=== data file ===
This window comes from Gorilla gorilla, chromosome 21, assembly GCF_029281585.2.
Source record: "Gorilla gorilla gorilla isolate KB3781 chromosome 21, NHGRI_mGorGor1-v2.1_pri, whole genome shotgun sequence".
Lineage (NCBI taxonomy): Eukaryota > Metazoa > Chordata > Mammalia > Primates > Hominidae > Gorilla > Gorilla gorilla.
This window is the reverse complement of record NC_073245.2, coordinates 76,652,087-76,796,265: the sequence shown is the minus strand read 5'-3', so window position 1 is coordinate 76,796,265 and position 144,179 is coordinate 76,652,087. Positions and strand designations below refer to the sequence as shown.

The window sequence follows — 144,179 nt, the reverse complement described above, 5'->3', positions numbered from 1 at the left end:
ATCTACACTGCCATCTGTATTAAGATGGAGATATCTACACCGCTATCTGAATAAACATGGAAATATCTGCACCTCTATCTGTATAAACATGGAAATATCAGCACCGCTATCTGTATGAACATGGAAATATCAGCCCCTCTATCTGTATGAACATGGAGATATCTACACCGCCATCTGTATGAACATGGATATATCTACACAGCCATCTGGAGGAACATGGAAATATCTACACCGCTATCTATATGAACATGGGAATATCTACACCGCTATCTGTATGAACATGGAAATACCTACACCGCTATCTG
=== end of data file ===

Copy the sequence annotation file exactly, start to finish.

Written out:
This window comes from Gorilla gorilla, chromosome 21, assembly GCF_029281585.2.
Source record: "Gorilla gorilla gorilla isolate KB3781 chromosome 21, NHGRI_mGorGor1-v2.1_pri, whole genome shotgun sequence".
Lineage (NCBI taxonomy): Eukaryota > Metazoa > Chordata > Mammalia > Primates > Hominidae > Gorilla > Gorilla gorilla.
This window is the reverse complement of record NC_073245.2, coordinates 76,652,087-76,796,265: the sequence shown is the minus strand read 5'-3', so window position 1 is coordinate 76,796,265 and position 144,179 is coordinate 76,652,087. Positions and strand designations below refer to the sequence as shown.

The window sequence follows — 144,179 nt, the reverse complement described above, 5'->3', positions numbered from 1 at the left end:
ATCTACACTGCCATCTGTATTAAGATGGAGATATCTACACCGCTATCTGAATAAACATGGAAATATCTGCACCTCTATCTGTATAAACATGGAAATATCAGCACCGCTATCTGTATGAACATGGAAATATCAGCCCCTCTATCTGTATGAACATGGAGATATCTACACCGCCATCTGTATGAACATGGATATATCTACACAGCCATCTGGAGGAACATGGAAATATCTACACCGCTATCTATATGAACATGGGAATATCTACACCGCTATCTGTATGAACATGGAAATACCTACACCGCTATCTG